The Year Of The Woman

If you follow me on Instagram, then it is no secret that I am an unabashed cheerleader and supporter of women. I want women to accomplish every “impossible” feat imaginable such as: running for President of the United States (and winning), snagging all the top 10 spots on the Forbes wealthiest list…joining forces to impeach Trump.

Women are superhuman, surviving in a world that wasn’t built to appreciate all of the little miracles they perform every day. I didn’t always champion women. I used to be a mediocre friend, disinterested in building up those around me. After working for a true devil in Prada, I started to believe that most women of power and influence were generally unstable, cruel and intolerable.

That belief changed a few years ago when a male mentor of mine told me that women are the harshest critics of women. “We (men) don’t need to do much,” he said, “you guys do a fantastic job of tearing each other apart on your own.” I left his office in shock, but also in agreement, and made a vow to do better.

One of my intentions for 2020 is to invest in women. I recently read Michelle Obama’s Becoming — it was fantastic and much more candid than I thought it would be — and my biggest takeaway was that despite the demands of being FLOTUS, a wife and a mother, she was deliberate about maintaining her female friendships and learning from other women. If one of the busiest women on the planet can accomplish this, then surely I have no excuse.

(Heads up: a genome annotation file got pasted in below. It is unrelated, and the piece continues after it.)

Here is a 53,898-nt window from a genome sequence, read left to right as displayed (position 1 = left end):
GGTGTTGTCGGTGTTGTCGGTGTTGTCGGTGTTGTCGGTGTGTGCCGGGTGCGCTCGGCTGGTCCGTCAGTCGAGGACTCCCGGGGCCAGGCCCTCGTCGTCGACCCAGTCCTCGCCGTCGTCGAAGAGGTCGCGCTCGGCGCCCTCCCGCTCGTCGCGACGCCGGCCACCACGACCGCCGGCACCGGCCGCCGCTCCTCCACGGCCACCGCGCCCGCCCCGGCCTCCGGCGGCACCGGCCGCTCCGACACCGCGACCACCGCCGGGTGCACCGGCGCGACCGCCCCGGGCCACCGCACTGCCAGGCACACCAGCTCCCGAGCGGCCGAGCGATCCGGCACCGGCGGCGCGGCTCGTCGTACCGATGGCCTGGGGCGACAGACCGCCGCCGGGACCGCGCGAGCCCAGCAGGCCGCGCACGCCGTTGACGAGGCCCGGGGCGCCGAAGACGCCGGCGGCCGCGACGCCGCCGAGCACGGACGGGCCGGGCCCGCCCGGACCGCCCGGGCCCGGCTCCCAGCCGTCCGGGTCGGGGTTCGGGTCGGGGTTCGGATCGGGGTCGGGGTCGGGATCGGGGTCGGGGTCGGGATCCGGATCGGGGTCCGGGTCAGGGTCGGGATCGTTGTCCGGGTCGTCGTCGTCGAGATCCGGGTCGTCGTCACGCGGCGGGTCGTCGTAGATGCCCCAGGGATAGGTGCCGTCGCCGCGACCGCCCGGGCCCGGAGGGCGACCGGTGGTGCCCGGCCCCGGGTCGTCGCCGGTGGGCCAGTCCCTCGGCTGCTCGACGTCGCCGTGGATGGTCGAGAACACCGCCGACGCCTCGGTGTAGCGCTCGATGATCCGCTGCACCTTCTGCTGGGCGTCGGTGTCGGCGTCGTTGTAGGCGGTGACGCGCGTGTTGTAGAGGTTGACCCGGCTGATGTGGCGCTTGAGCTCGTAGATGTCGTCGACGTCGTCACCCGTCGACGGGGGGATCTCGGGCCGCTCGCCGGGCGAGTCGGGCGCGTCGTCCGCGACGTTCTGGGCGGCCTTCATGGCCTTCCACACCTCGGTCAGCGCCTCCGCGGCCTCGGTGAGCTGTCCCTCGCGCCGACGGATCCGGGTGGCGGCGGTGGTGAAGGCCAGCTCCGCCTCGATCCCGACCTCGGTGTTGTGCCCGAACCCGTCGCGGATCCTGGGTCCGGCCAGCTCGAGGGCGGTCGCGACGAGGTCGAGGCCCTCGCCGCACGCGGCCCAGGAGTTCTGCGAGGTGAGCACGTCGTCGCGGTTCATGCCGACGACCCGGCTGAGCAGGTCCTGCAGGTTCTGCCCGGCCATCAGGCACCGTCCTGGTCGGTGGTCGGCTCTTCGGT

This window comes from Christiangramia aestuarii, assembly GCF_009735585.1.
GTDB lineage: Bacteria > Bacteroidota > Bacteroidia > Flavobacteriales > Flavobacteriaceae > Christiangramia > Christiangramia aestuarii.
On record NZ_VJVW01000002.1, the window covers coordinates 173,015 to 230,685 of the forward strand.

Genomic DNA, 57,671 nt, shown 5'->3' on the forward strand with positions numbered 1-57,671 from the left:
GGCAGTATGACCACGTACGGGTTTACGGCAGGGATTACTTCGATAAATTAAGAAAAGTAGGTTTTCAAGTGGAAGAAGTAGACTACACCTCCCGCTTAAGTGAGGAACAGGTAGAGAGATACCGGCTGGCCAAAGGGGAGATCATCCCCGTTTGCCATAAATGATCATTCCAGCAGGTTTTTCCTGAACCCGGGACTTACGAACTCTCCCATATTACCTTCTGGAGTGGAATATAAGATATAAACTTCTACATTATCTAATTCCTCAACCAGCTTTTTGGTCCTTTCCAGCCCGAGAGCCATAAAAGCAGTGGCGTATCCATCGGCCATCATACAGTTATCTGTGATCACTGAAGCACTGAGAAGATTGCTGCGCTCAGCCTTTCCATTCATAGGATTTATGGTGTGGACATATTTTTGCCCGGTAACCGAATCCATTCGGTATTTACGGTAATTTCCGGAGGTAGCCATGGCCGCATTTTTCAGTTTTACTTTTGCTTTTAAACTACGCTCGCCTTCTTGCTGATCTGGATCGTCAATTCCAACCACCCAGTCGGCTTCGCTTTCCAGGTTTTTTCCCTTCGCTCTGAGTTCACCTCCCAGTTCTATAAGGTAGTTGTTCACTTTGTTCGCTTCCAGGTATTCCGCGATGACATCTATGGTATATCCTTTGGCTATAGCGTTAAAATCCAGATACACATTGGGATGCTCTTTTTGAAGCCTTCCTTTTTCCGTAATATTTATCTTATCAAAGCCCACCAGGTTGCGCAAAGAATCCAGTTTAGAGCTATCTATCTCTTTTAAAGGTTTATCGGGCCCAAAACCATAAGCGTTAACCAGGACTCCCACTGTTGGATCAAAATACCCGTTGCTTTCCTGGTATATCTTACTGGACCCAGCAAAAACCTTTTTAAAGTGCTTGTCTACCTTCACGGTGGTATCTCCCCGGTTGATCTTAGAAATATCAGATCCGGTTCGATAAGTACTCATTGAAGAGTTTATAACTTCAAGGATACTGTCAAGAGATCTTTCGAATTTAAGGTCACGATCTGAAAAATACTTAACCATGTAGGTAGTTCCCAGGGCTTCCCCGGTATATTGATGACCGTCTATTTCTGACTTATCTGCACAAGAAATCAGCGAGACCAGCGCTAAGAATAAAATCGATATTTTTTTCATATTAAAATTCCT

Here are some ways I will empower women this year:

1. Be a better listener. As in shut my mouth, turn off the distractions and provide my undivided attention. Have you ever had a conversation with someone that was fully present and listened to you? It makes you feel like you’re the most important person in the world. When you listen, you’re telling the other person they matter. You’re creating a safe space for the sharing of emotions, concerns and my favorite, ideas. It means so much and it costs nothing.

2. Hire women. Very often, my peers in the industry ask if I can recommend someone for a role they’re looking to hire. Moving forward, I will look within my network of highly qualified women and if the best woman fits the job, I’m going to fully support her candidacy. This also applies to if/when I have roles to fill on my own team.

3. Compliment them. This past Sunday, I went to brunch with a friend and felt a woman staring at me from three tables away for 30 minutes. Just when it was starting to become uncomfortable, I saw her get up out of the corner of my eye and approach our table. She said, “I am so sorry that I’ve been staring at you. It’s just that you’re so beautiful and I loved the way you styled your hair.” I was stunned. There’s just something about a compliment from a woman that makes you feel like you’ve won the Nobel Peace Prize. There have been countless times I’ve admired women from afar and wanted to say something, but I didn’t. I won’t make that mistake again.

4. Be kind. Women juggle so much. Husbands, partners, demanding bosses, rambunctious children, needy siblings, endless chores, suffocating to-do lists, all while having to look good, be feminine and smile. It’s a wonder we’re able to hold it all together! The next time I come across a woman who isn’t being exactly nice, I’m going to respond with kindness. Maybe her nanny quit that morning, or she just got some tough news from the doctor, or she had a huge fight with her best friend; you never know what obstacles someone is facing and it’s best to lead with compassion.

I don’t expect everyone to walk away from this letter wanting to be a feminist, but having the courage to root for women has allowed me to become the woman I’ve always wanted to be: a whole woman.